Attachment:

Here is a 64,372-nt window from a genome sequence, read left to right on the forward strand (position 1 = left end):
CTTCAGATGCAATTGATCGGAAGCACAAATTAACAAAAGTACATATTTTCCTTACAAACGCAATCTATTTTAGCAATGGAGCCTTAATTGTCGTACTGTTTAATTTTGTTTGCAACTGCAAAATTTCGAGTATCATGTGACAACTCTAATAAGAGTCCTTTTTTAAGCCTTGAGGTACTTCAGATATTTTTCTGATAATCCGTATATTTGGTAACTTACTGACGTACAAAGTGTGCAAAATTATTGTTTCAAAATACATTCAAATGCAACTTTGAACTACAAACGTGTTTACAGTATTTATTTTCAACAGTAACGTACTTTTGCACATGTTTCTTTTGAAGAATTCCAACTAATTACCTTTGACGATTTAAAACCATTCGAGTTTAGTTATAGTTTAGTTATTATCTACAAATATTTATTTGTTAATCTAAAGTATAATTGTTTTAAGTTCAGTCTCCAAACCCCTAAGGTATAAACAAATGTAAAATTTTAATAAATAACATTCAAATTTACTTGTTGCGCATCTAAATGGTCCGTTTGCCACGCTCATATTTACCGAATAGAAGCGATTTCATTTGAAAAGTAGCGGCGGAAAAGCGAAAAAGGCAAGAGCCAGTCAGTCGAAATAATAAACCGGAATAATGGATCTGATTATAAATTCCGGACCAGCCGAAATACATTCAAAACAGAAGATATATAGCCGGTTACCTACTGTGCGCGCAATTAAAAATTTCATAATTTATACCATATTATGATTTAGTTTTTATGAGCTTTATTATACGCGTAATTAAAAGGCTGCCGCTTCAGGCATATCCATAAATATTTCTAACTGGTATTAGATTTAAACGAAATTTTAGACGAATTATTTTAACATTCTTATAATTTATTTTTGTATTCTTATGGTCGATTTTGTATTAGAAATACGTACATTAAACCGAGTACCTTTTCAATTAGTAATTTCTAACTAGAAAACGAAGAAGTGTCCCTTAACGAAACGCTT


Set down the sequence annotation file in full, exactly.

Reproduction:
Here is a 64,372-nt window from a genome sequence, read left to right on the forward strand (position 1 = left end):
CTTCAGATGCAATTGATCGGAAGCACAAATTAACAAAAGTACATATTTTCCTTACAAACGCAATCTATTTTAGCAATGGAGCCTTAATTGTCGTACTGTTTAATTTTGTTTGCAACTGCAAAATTTCGAGTATCATGTGACAACTCTAATAAGAGTCCTTTTTTAAGCCTTGAGGTACTTCAGATATTTTTCTGATAATCCGTATATTTGGTAACTTACTGACGTACAAAGTGTGCAAAATTATTGTTTCAAAATACATTCAAATGCAACTTTGAACTACAAACGTGTTTACAGTATTTATTTTCAACAGTAACGTACTTTTGCACATGTTTCTTTTGAAGAATTCCAACTAATTACCTTTGACGATTTAAAACCATTCGAGTTTAGTTATAGTTTAGTTATTATCTACAAATATTTATTTGTTAATCTAAAGTATAATTGTTTTAAGTTCAGTCTCCAAACCCCTAAGGTATAAACAAATGTAAAATTTTAATAAATAACATTCAAATTTACTTGTTGCGCATCTAAATGGTCCGTTTGCCACGCTCATATTTACCGAATAGAAGCGATTTCATTTGAAAAGTAGCGGCGGAAAAGCGAAAAAGGCAAGAGCCAGTCAGTCGAAATAATAAACCGGAATAATGGATCTGATTATAAATTCCGGACCAGCCGAAATACATTCAAAACAGAAGATATATAGCCGGTTACCTACTGTGCGCGCAATTAAAAATTTCATAATTTATACCATATTATGATTTAGTTTTTATGAGCTTTATTATACGCGTAATTAAAAGGCTGCCGCTTCAGGCATATCCATAAATATTTCTAACTGGTATTAGATTTAAACGAAATTTTAGACGAATTATTTTAACATTCTTATAATTTATTTTTGTATTCTTATGGTCGATTTTGTATTAGAAATACGTACATTAAACCGAGTACCTTTTCAATTAGTAATTTCTAACTAGAAAACGAAGAAGTGTCCCTTAACGAAACGCTT